12 Simple Ways to Unleash More Creative Thinking
by Jeffrey Cufaude, Idea Architects
1. Regularly consume media outside your normal reading routine: magazines, TV shows, websites, blogs, music, etc. This will let you temporarily immerse yourself into someone else's world. For a quick field trip, just visit the periodicals section fo your local library or spend time looking at the covers of the magazines in an airport shop.
2. Maintain close connections with colleagues and friends who work in disciplines other than your own. Check in with them periodically and ask them what they are reading, thinking about, etc. On Twitter? Build a network of loose connections by following people from/with diverse disciplines and interests.
3. Become a good Web explorer and spend at least 30 minutes every 2-3 weeks visiting new sites, as well as returning to favorite sites to see what’s new. Subscribe to electronic newsletters and become a good scanner, reading them quickly in a search for interesting tidbits.
4. Force yourself (and others) to think differently by placing constraints on the question you are exploring. Example: How can we do 10% more next year while using 10% less money to do so? Constraints cause you to automatically shift your thinking outside the limits of the more mundane question.
5. Similarly, use the “random word” technique to inspire new ideas: (1) take any area where you are looking for ideas (example: conferences); (2) add in a random noun (example: camera); (3) force the two words together and create a new question to explore: What interesting ideas can emerge when we bring together conferences and camera? Possible answers: give participants an instant camera to create a photo wall during the event. Capture all attendees photos digitally as they arrive on-site and create an on-line directory of attendees.
6. During one of the breaks you have at a regular board (or staff) meeting, give people 15-30 minutes, ask them to pair up, and offer them a compelling question to ponder together over a cup of coffee or short walk. Frame the question in the most interesting and provocative language possible to inspire more creative thinking about the question.
7. Hold meetings in rooms and locations that foster creativity—no windowless hotel conference rooms allowed! Consider grade schools, galleries and museums, outdoor spaces, etc. Always select spaces and manage the environment so it encourages and supports the type of thinking you are trying to generate.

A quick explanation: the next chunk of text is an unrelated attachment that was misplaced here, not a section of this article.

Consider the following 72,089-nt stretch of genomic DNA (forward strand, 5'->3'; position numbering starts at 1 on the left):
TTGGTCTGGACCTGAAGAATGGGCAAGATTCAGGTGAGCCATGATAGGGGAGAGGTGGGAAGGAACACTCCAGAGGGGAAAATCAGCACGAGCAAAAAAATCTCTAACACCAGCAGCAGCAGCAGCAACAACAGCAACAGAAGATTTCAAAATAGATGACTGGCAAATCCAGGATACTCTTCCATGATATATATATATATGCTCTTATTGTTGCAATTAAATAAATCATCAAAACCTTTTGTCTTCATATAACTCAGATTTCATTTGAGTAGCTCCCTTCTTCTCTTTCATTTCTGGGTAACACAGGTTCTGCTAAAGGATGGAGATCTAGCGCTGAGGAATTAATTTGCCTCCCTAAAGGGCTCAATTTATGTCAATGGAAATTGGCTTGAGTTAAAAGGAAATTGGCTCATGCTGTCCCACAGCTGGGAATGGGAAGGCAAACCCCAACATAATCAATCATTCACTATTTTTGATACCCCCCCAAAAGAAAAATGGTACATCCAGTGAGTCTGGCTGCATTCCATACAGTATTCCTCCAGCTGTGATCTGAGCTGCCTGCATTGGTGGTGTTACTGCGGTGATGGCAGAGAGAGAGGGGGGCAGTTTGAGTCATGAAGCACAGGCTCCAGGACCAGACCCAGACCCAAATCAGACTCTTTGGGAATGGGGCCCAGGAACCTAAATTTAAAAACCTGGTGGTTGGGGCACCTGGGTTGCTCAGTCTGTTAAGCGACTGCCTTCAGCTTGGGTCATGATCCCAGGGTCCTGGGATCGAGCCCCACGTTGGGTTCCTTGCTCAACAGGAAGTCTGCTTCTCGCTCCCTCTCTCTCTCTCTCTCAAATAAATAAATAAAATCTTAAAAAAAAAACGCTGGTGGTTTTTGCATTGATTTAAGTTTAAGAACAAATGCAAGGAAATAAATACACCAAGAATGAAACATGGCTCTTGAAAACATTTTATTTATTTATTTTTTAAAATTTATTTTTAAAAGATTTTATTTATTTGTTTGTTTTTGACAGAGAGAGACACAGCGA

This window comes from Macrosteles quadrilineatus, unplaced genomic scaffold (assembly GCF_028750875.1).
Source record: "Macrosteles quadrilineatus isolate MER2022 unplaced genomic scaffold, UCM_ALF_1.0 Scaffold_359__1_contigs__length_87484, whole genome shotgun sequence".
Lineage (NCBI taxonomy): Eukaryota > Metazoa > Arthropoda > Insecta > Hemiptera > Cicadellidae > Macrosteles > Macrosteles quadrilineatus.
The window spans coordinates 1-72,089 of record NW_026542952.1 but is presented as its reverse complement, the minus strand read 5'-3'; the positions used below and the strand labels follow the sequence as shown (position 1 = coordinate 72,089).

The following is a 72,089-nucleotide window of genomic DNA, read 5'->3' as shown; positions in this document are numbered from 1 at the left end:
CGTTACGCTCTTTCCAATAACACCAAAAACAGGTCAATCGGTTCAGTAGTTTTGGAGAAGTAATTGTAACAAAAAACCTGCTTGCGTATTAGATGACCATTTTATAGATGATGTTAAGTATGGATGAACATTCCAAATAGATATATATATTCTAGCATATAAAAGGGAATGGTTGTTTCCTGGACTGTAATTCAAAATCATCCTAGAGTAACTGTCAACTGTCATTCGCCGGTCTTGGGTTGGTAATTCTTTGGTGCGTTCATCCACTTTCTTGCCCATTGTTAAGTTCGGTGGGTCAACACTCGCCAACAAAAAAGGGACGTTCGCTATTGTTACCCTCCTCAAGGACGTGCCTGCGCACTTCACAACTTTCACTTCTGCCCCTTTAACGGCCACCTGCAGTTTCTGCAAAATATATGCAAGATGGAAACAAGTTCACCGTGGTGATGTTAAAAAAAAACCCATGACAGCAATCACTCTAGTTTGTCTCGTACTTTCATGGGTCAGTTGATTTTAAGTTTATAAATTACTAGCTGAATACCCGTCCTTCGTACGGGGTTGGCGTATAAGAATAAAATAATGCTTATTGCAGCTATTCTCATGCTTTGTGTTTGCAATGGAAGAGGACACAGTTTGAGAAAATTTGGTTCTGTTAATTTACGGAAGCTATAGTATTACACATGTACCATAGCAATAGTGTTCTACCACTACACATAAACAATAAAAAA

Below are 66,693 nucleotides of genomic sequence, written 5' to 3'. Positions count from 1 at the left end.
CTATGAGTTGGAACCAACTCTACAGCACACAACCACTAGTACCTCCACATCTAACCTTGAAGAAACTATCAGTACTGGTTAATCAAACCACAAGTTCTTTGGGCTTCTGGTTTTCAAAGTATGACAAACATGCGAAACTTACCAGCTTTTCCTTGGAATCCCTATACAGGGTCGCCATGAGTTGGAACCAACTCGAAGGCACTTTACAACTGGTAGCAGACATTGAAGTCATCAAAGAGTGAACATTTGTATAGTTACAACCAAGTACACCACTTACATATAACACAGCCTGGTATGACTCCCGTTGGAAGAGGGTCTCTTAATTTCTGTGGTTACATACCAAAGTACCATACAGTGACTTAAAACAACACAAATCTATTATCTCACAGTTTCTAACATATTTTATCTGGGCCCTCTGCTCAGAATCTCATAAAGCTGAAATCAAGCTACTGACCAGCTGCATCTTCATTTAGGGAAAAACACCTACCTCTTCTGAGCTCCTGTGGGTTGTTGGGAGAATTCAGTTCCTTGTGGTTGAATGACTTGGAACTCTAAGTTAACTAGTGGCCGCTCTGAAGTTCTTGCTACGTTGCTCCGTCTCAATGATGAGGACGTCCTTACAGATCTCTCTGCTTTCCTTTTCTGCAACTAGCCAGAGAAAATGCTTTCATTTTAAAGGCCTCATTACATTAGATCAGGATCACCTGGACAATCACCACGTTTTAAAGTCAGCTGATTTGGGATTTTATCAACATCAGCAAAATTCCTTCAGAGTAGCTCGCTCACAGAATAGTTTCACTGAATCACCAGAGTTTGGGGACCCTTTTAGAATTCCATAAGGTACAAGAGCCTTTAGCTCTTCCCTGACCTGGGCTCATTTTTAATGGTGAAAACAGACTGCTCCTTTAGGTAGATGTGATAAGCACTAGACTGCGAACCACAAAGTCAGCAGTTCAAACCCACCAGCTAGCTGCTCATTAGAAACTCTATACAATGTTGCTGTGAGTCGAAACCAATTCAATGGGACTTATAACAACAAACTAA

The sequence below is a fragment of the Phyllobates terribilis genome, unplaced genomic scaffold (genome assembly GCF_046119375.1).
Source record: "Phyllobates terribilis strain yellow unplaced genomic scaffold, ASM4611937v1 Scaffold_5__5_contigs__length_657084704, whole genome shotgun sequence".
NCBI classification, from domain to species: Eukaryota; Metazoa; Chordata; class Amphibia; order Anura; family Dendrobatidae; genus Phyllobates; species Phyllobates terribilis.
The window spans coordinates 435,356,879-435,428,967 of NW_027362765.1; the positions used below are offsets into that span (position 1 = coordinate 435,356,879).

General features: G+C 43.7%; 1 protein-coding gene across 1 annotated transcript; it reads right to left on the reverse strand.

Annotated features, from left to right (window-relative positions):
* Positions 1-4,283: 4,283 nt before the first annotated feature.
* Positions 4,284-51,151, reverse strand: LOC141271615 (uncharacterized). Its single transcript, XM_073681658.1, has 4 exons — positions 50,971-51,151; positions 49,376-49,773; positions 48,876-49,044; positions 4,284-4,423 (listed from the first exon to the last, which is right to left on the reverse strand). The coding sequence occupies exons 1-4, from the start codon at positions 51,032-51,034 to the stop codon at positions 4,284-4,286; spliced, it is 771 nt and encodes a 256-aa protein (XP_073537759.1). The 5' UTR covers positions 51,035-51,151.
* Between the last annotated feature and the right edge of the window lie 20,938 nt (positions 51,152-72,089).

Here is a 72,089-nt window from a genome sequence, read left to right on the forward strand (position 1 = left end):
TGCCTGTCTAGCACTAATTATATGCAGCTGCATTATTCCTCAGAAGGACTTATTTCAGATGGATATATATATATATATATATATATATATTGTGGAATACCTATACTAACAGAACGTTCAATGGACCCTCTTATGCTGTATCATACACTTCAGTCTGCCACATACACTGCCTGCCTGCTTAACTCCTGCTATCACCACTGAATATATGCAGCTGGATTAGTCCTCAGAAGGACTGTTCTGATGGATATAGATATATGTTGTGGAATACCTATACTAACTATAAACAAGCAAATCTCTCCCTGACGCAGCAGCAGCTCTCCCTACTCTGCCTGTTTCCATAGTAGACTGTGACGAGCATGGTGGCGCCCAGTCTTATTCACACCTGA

8. Invite “wild cards,” to participate in your meetings and strategy sessions. Wild cards are people not tied to your organization who are good thinkers with contributions that could benefit you and your organization.
9. Spend time with others as a group working on a bulk mailing or otherwise “tedious and labor intensive” activity. You’ll be amazed at the conversations and ideas that occur while doing the task. A great deal of research validates the value of not focusing on the issue at hand as an effective strategy for generating new and powerful ideas.
10. Post a Compelling Question of the Week (or month) in your office break area. Put it on butcher block paper and hang some markers next to it, so people can share their ideas. Discuss the postings in a quick stand-up meeting (15 minutes or less). Or do the same thing in an electronic discussion area.
11. Create an “Experimental Fund” that provides seed money and incentive for staff, committees, etc. to experiment with new projects and see what works out. The equivalent of a corporations research and development fund, this nominal financial support can foster the type of ongoing experimentation needed for innovation to occur.
12. Use the power of metaphors to inspire new thinking. Let’s say you are trying to increase the community among members of your organization. Apply different metaphors to the concept of community and see what new ideas might emerge from subsequent discussion: community as the roots of a tree, community as the five Olympic rings, community as a spider web, community as the foundation of a house, etc.
Reprinted with permission from Jeffrey Cufaude, Idea Architects